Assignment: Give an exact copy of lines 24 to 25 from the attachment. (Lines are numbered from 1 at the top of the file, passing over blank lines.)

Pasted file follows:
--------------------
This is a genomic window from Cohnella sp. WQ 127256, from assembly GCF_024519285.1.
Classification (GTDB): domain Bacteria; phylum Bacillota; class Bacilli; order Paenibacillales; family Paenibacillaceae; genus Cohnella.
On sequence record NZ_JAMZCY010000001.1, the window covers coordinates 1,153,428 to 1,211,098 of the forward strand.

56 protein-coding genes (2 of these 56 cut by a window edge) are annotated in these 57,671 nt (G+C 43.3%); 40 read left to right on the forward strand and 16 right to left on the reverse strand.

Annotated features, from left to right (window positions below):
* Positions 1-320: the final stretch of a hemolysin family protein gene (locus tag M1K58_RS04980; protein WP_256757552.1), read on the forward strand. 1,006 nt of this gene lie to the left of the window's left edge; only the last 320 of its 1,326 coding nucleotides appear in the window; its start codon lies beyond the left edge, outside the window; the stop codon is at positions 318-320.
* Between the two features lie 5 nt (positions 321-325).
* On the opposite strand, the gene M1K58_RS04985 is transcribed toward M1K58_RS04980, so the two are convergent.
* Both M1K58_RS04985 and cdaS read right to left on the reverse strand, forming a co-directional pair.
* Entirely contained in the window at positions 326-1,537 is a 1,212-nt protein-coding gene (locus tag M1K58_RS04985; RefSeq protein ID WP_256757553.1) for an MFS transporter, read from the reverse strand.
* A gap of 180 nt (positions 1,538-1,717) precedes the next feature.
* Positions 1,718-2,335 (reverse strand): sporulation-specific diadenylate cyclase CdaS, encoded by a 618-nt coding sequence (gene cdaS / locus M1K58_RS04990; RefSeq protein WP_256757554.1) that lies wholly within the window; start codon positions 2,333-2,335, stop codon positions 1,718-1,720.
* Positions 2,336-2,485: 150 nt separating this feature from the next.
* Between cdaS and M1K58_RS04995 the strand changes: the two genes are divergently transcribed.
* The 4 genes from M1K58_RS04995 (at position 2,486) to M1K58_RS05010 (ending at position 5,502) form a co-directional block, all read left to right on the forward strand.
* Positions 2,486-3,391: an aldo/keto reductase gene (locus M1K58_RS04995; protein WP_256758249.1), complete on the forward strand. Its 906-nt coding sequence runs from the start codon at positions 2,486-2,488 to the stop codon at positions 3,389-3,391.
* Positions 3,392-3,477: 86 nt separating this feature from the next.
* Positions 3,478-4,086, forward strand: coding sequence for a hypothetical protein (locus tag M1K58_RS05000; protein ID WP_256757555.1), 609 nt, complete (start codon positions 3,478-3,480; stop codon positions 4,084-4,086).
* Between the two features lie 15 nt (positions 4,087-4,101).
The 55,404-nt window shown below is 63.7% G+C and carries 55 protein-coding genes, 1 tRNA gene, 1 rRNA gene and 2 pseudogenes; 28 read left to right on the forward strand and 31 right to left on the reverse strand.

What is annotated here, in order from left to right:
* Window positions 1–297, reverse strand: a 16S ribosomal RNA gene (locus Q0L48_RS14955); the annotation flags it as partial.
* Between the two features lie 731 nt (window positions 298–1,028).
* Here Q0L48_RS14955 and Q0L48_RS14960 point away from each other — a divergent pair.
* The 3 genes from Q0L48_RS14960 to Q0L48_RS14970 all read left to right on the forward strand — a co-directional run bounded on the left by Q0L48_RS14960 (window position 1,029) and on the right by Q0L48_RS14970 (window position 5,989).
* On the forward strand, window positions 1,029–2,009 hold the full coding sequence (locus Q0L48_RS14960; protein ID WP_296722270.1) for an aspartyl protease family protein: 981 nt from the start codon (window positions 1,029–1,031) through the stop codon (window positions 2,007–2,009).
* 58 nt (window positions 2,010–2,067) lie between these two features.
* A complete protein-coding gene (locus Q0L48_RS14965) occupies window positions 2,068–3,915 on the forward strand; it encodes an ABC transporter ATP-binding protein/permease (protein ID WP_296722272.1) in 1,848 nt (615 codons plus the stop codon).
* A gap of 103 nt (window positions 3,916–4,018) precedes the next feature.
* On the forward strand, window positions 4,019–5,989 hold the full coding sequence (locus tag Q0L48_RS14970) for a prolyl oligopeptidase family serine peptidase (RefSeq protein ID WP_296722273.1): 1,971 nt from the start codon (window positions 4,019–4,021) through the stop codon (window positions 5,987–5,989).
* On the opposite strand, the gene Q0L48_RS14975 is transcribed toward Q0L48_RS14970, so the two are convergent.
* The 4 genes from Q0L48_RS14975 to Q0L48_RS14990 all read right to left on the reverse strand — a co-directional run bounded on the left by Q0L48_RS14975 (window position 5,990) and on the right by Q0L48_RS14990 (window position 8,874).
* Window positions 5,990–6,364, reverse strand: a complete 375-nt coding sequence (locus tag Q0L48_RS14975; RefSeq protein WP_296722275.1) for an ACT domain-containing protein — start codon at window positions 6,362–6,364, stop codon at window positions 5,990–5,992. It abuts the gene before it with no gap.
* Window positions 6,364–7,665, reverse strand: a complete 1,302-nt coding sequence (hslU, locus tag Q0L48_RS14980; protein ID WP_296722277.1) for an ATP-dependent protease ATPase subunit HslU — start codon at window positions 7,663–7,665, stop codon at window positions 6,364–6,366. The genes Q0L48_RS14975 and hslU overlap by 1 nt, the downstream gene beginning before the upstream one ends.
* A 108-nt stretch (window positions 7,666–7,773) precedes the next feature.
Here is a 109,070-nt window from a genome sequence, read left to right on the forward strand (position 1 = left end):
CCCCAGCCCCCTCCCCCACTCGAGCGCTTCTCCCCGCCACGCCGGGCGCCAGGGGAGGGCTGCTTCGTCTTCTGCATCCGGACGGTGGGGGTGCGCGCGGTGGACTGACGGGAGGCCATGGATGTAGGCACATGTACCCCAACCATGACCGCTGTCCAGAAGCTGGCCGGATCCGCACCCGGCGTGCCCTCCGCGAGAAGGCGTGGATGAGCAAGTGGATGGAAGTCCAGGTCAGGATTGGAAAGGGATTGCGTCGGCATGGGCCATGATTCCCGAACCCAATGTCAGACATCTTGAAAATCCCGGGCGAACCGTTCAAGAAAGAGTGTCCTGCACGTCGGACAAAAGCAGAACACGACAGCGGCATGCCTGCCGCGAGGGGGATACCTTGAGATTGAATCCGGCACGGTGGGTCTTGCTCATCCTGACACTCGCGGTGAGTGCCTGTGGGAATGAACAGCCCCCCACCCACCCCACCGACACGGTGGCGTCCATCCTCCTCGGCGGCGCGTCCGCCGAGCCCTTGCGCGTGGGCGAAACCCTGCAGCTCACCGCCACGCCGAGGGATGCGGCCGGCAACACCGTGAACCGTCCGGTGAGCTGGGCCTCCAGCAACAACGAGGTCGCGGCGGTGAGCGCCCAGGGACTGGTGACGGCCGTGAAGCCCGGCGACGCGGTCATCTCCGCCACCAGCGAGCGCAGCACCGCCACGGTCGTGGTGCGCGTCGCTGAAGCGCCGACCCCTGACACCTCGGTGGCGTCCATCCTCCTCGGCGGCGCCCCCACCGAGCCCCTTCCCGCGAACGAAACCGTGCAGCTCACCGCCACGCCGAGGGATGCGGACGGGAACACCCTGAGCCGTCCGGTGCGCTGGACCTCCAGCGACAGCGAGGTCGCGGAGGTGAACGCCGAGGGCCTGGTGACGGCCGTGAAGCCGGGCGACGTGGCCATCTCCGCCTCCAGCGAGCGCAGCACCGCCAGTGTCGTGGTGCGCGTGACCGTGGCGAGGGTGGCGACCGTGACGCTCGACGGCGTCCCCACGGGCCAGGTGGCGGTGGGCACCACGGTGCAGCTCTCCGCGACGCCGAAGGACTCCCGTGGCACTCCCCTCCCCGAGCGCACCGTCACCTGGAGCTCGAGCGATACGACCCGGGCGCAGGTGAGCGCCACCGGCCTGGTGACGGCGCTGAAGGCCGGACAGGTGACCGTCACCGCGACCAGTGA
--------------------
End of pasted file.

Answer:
* Here Q0L48_RS14955 and Q0L48_RS14960 point away from each other — a divergent pair.
* The 3 genes from Q0L48_RS14960 to Q0L48_RS14970 all read left to right on the forward strand — a co-directional run bounded on the left by Q0L48_RS14960 (window position 1,029) and on the right by Q0L48_RS14970 (window position 5,989).